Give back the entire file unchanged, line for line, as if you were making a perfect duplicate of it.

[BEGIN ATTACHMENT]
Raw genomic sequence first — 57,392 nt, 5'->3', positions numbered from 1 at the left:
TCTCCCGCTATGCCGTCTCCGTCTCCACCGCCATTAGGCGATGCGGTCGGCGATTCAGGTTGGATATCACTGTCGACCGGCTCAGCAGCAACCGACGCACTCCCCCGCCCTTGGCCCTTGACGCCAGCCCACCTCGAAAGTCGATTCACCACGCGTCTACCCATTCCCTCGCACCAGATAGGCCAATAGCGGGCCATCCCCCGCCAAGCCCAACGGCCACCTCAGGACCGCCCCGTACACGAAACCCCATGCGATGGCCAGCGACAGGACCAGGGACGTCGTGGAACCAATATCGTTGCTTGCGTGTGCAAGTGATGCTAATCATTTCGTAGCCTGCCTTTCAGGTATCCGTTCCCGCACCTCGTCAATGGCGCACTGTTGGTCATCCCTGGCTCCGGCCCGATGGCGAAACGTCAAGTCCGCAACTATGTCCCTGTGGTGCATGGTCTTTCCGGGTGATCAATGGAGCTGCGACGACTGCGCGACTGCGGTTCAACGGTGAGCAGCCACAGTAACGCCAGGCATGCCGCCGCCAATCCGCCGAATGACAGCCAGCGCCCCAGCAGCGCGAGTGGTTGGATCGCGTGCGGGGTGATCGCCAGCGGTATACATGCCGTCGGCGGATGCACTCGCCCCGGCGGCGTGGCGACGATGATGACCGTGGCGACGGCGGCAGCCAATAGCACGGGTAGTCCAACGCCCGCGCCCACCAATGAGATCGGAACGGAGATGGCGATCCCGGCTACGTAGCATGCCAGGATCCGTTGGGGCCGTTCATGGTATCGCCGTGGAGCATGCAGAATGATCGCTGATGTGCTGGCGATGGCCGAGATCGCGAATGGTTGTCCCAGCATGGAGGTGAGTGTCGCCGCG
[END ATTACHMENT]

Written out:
Raw genomic sequence first — 57,392 nt, 5'->3', positions numbered from 1 at the left:
TCTCCCGCTATGCCGTCTCCGTCTCCACCGCCATTAGGCGATGCGGTCGGCGATTCAGGTTGGATATCACTGTCGACCGGCTCAGCAGCAACCGACGCACTCCCCCGCCCTTGGCCCTTGACGCCAGCCCACCTCGAAAGTCGATTCACCACGCGTCTACCCATTCCCTCGCACCAGATAGGCCAATAGCGGGCCATCCCCCGCCAAGCCCAACGGCCACCTCAGGACCGCCCCGTACACGAAACCCCATGCGATGGCCAGCGACAGGACCAGGGACGTCGTGGAACCAATATCGTTGCTTGCGTGTGCAAGTGATGCTAATCATTTCGTAGCCTGCCTTTCAGGTATCCGTTCCCGCACCTCGTCAATGGCGCACTGTTGGTCATCCCTGGCTCCGGCCCGATGGCGAAACGTCAAGTCCGCAACTATGTCCCTGTGGTGCATGGTCTTTCCGGGTGATCAATGGAGCTGCGACGACTGCGCGACTGCGGTTCAACGGTGAGCAGCCACAGTAACGCCAGGCATGCCGCCGCCAATCCGCCGAATGACAGCCAGCGCCCCAGCAGCGCGAGTGGTTGGATCGCGTGCGGGGTGATCGCCAGCGGTATACATGCCGTCGGCGGATGCACTCGCCCCGGCGGCGTGGCGACGATGATGACCGTGGCGACGGCGGCAGCCAATAGCACGGGTAGTCCAACGCCCGCGCCCACCAATGAGATCGGAACGGAGATGGCGATCCCGGCTACGTAGCATGCCAGGATCCGTTGGGGCCGTTCATGGTATCGCCGTGGAGCATGCAGAATGATCGCTGATGTGCTGGCGATGGCCGAGATCGCGAATGGTTGTCCCAGCATGGAGGTGAGTGTCGCCGCG